No, Australian Small business AREN'T flunking out online

New Bureau of Statistics data reveals a nation of pragmatists, not laggards

Capita kebab shop in Waterloo

The Australian Bureau of Statistics yesterday released new data on “Business Use of Information Technology” and I expect that any moment now it will be seized upon as evidence the nation's businesses are technology laggards.

That's not the best interpretation of the data. Let's explore why.

The numbers that will most excite the alarmists are 47.1 per cent and 30.8 per cent, respectively the figure for how many Australian businesses have a web presence or social media presence.

The likes of Google, accounting software vendors and social spruikers love to seize on this kind of number and come up with conclusions like “Under half of Australian businesses are online so they're missing out on sales leads and global customers” or “Under a third of Australian businesses are on social media so they're missing out on the next generation of buyers”.

Thankfully the Bureau's also broken down the data by business size, a welcome analysis because so many Australian businesses are truly small. The nation's definition of “small” is up to nineteen employees, but that's arbitrary and unhelpful because most Australian businesses employ fewer than five people.

Does the small, family-owned retailer with three staff at which you buy your milk on the way home from work need a web site or a social media presence? I feel not, which goes a long way to explaining why only 37 per cent of businesses with zero to four employees have a web presence.

Let's not forget, also, that retailers and tradespeople dominate counts of small businesses. So the corner shop is representative of that zero-to-four crowd. And the tradies? They can do better with an aggregation site than with their own effort: services that help you to find a painter/plumber/sparkie make more sense than a sea of sites promoting half a million ute-driving hands for hire.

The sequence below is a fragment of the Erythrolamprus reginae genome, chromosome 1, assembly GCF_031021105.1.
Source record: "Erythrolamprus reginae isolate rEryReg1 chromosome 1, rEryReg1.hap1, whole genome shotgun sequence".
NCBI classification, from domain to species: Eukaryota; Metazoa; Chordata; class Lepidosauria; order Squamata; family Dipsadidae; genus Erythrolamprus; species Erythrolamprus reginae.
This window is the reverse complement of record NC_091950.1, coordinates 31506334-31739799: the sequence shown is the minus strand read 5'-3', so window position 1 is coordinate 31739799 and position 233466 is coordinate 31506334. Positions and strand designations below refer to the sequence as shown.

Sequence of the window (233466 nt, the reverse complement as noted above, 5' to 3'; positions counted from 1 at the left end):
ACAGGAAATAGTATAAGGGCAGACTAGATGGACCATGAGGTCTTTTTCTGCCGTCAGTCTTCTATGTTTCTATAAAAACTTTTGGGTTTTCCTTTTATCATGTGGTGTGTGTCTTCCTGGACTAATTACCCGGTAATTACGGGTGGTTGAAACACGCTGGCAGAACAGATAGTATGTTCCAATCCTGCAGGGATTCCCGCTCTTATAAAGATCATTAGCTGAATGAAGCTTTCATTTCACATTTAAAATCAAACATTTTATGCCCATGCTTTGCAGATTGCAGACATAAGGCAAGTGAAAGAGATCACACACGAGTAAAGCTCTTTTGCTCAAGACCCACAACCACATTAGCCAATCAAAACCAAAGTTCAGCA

Here's the Bureau's data by size of business:

  0-4 persons 5-19 persons 20-199 persons 200 or more persons Total
Estimated number of businesses   464,000 230,000 58,000 4,000 757,000
Percentage of businesses with:            
  internet access 93.3 96.1 99.8 99.9 94.7
  web presence 37 58.1 81.1 97.2 47.1
  social media presence 22.1 41.9 54.3 65.9 30.8
Businesses with internet access:            
  broadband as the main type of connection 99.1 99.2 99.7 99.7 99.2
Businesses that:            
  placed orders via the internet 50.1 63 73.8 87.5 56
  received orders via the internet 27.5 41.3 45.6 48.2 33.2
Internet income in billions   $22 $40 $59 $146 $267

Clearly there's room for improvement among Australian businesses: overall income derived from the internet feels low at AU$266.8 billion. And one would imagine that ordering over the internet would be rather more ubiquitous than the 56 per cent reported.

But let's not get sucked into the usual tropes that small businesses need to do better online. Many are just too small for online efforts to make a difference.

Prepare for outrage on another statistical and policy front as the ABS yesterday also released its first Summary of IT Use and Innovation in Selected Growth Sectors, Australia, 2013-14. That data considers the technology use in the five sectors identified by the Australian government “that present opportunities for future growth.”

The five are:

  • Advanced manufacturing;
  • Mining equipment, technology and services;
  • Oil, gas and energy resources;
  • Medical technologies and pharmaceuticals; and
  • Food and agribusiness.

What? The technology industry isn't listed? Startup-land will have to whinge work harder! ®

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